As you go on, and get better gear, you can then start to combat the local fauna, and this opens up new streams of crafting. Combat is a bit of an oddity in Crashlands, with some mechanics that are a tad weird when you first start. You see, when you have highlighted an item, be it a tree or an enemy, a simple press of the A button will send Flux scurrying over to batter it. Now, with a tree, that’s fine, as to almost paraphrase the great Bolo Yeung – “Tree… not hit back!”. Enemy creatures however do, and if you move Flux to avoid the attack, he/she seems to then lose any interest in carrying on the fight until you lock on and press A again. The first creatures you’ll kill are those Wompits I hinted at earlier – they attack by jumping into the air and actioning an AoE attack, so you have to move out of the area, acquire a lock, run in, smack them up a little, run out of the area and repeat. It makes fighting the stronger named enemies a bit of a challenge, but overall it works. Luckily, healing items (assuming you’ve picked some up, like Baconweed) are mapped to the right trigger, so healing mid-fight is pretty straight forward. 

There are other sentient races to meet as you explore Crashlands, and as you’d expect from first contact on an alien world, they all want you to take on missions for them. These vary from simple “Batter the baddies” missions (although some of the named foes you’ll find are extremely strong and incredibly violent), all the way to hunting down lost relics – finding a ring that was misplaced, for example. These missions invariably reward you with more stuff, but there are some that need to be taken in for story progress. However, these do generally fit in with the whole Explore > Brawl > Gather > Explore gameplay loop that Crashlands enjoys, and so don’t ever outstay their welcome.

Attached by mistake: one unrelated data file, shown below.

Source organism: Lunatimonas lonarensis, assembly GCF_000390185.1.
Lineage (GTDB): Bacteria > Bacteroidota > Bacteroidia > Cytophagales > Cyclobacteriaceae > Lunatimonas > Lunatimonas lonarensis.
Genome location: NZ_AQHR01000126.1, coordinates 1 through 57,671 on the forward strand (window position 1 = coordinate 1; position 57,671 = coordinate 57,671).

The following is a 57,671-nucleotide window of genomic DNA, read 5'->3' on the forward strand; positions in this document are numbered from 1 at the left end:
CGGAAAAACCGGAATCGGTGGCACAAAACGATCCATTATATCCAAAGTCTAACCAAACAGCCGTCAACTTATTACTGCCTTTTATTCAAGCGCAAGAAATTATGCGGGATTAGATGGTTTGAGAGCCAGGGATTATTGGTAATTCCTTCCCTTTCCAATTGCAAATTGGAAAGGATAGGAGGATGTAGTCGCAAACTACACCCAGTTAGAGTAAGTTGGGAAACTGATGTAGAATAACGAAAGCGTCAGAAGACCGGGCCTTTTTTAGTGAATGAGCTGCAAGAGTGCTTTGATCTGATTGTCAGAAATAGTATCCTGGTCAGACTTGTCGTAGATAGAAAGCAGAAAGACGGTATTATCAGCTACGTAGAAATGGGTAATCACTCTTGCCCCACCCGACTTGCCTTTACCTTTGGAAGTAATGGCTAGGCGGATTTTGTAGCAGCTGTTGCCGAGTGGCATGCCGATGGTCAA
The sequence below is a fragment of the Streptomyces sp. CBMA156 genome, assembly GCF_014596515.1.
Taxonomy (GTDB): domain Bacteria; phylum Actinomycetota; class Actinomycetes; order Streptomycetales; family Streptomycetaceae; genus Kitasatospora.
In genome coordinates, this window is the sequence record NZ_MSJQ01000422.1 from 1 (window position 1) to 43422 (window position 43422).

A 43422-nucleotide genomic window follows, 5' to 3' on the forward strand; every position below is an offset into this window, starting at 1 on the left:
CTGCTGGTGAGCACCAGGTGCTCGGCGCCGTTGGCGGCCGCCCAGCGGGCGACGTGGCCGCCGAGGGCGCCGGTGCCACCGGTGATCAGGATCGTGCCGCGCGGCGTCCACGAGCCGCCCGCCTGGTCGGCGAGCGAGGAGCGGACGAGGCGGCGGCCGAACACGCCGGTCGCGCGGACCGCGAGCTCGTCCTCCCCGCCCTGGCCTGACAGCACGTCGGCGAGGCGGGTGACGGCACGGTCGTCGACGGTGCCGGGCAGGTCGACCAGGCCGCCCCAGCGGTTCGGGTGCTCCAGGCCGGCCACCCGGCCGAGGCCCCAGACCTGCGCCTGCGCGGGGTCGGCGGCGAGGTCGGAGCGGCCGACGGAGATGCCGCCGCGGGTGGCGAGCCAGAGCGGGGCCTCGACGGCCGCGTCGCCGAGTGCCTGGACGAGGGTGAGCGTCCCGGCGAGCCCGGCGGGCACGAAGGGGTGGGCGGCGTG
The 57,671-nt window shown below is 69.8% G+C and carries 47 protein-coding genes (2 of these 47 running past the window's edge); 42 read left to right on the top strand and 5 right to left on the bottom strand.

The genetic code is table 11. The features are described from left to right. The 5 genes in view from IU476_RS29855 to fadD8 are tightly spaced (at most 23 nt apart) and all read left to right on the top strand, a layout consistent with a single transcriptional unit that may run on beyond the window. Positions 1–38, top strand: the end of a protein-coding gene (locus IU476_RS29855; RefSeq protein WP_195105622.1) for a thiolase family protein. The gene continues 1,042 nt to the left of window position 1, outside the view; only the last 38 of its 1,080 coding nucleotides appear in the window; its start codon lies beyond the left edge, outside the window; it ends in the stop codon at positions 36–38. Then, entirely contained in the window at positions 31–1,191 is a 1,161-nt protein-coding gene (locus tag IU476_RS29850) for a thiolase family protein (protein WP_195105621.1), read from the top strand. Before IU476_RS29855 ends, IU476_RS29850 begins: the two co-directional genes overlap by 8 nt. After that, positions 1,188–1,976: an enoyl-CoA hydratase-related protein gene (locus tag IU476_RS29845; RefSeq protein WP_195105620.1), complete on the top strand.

Crashlands Xbox

Last but by no means least is Crashlands’ take on Pokemon – in a way. As you defeat creatures, every now and then one of them will drop an egg. If you pick this egg up, and take it home and build an incubator, the creature that hatches becomes your friend and can fight by your side. My first critter was a little Wompit I called Dave, and me and Dave have explored a lot of the wilderness together. 

There’s a lot going on in Crashlands in terms of gameplay mechanics, and for the most part it all works well. Visually however it’s all very simple, running a top-down perspective canted at a slight angle, to ensure that the view of what’s happening is good. These visuals mean that Flux has a hilarious walk, swinging their arms vigorously like they are skiing, but it does the job intended. The creatures you will go up against are pretty imaginative too – in fact the game as a whole is bright and pretty, and generally a joy to behold. This is replicated in the audio, with the sound again being perfectly passable, with roars from enraged Wompits and the crunch as trees topple all well-represented. It’s nice that Crashlands looks very colourful, and moves at a fair old pace, with no slowdown in sight. 

Crashlands by Butterscotch Shenanigans is one of those rare games where a whole stack of ideas has been thrown into the mix, yet the result is a beautiful blend rather than a stodgy mess. The story isn’t the strongest, but the wish to see what Flux can build next, the need to gear up to beat a boss, the exploring, and the taming of creatures all just works. It has been a pleasure to play and there is most certainly a lot of game here for the money. In fact, it’s easy to recommend Crashlands to anyone looking for something just that little bit different.